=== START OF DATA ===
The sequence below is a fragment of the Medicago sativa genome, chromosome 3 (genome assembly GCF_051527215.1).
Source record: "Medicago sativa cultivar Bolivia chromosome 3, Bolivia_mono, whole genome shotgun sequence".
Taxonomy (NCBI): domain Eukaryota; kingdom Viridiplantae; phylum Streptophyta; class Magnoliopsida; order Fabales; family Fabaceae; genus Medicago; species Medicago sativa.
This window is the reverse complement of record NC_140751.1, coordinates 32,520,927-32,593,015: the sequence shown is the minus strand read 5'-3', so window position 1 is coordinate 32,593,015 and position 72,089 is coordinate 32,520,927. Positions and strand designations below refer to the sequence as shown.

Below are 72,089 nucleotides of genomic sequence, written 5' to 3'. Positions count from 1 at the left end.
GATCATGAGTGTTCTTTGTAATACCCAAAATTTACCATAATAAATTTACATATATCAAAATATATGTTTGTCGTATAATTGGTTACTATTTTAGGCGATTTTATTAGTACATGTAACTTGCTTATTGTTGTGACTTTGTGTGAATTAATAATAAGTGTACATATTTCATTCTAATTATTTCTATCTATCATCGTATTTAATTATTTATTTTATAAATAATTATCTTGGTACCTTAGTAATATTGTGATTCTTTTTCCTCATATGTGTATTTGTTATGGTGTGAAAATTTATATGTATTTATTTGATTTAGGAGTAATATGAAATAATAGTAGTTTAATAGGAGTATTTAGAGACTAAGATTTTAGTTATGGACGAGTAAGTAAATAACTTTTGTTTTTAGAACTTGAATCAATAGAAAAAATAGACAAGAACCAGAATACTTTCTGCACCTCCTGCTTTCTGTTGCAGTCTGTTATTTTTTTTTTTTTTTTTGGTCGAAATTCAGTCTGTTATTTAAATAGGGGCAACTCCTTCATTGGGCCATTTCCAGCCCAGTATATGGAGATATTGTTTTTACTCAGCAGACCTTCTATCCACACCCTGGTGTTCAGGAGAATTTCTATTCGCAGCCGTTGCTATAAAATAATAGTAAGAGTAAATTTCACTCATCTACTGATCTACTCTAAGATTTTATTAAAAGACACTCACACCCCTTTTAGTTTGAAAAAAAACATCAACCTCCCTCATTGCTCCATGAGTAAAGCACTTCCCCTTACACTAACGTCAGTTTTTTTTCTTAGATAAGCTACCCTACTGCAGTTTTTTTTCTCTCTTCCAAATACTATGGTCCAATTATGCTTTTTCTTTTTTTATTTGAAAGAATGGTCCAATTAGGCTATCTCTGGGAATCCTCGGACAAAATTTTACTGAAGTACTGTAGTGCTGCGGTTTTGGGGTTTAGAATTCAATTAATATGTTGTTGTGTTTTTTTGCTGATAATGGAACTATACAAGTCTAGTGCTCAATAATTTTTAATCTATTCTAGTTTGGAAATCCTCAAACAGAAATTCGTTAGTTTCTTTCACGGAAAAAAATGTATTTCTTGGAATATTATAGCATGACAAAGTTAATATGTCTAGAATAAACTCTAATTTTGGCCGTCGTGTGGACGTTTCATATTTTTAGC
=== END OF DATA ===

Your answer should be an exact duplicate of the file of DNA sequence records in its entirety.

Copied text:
The sequence below is a fragment of the Medicago sativa genome, chromosome 3 (genome assembly GCF_051527215.1).
Source record: "Medicago sativa cultivar Bolivia chromosome 3, Bolivia_mono, whole genome shotgun sequence".
Taxonomy (NCBI): domain Eukaryota; kingdom Viridiplantae; phylum Streptophyta; class Magnoliopsida; order Fabales; family Fabaceae; genus Medicago; species Medicago sativa.
This window is the reverse complement of record NC_140751.1, coordinates 32,520,927-32,593,015: the sequence shown is the minus strand read 5'-3', so window position 1 is coordinate 32,593,015 and position 72,089 is coordinate 32,520,927. Positions and strand designations below refer to the sequence as shown.

Below are 72,089 nucleotides of genomic sequence, written 5' to 3'. Positions count from 1 at the left end.
GATCATGAGTGTTCTTTGTAATACCCAAAATTTACCATAATAAATTTACATATATCAAAATATATGTTTGTCGTATAATTGGTTACTATTTTAGGCGATTTTATTAGTACATGTAACTTGCTTATTGTTGTGACTTTGTGTGAATTAATAATAAGTGTACATATTTCATTCTAATTATTTCTATCTATCATCGTATTTAATTATTTATTTTATAAATAATTATCTTGGTACCTTAGTAATATTGTGATTCTTTTTCCTCATATGTGTATTTGTTATGGTGTGAAAATTTATATGTATTTATTTGATTTAGGAGTAATATGAAATAATAGTAGTTTAATAGGAGTATTTAGAGACTAAGATTTTAGTTATGGACGAGTAAGTAAATAACTTTTGTTTTTAGAACTTGAATCAATAGAAAAAATAGACAAGAACCAGAATACTTTCTGCACCTCCTGCTTTCTGTTGCAGTCTGTTATTTTTTTTTTTTTTTTTGGTCGAAATTCAGTCTGTTATTTAAATAGGGGCAACTCCTTCATTGGGCCATTTCCAGCCCAGTATATGGAGATATTGTTTTTACTCAGCAGACCTTCTATCCACACCCTGGTGTTCAGGAGAATTTCTATTCGCAGCCGTTGCTATAAAATAATAGTAAGAGTAAATTTCACTCATCTACTGATCTACTCTAAGATTTTATTAAAAGACACTCACACCCCTTTTAGTTTGAAAAAAAACATCAACCTCCCTCATTGCTCCATGAGTAAAGCACTTCCCCTTACACTAACGTCAGTTTTTTTTCTTAGATAAGCTACCCTACTGCAGTTTTTTTTCTCTCTTCCAAATACTATGGTCCAATTATGCTTTTTCTTTTTTTATTTGAAAGAATGGTCCAATTAGGCTATCTCTGGGAATCCTCGGACAAAATTTTACTGAAGTACTGTAGTGCTGCGGTTTTGGGGTTTAGAATTCAATTAATATGTTGTTGTGTTTTTTTGCTGATAATGGAACTATACAAGTCTAGTGCTCAATAATTTTTAATCTATTCTAGTTTGGAAATCCTCAAACAGAAATTCGTTAGTTTCTTTCACGGAAAAAAATGTATTTCTTGGAATATTATAGCATGACAAAGTTAATATGTCTAGAATAAACTCTAATTTTGGCCGTCGTGTGGACGTTTCATATTTTTAGC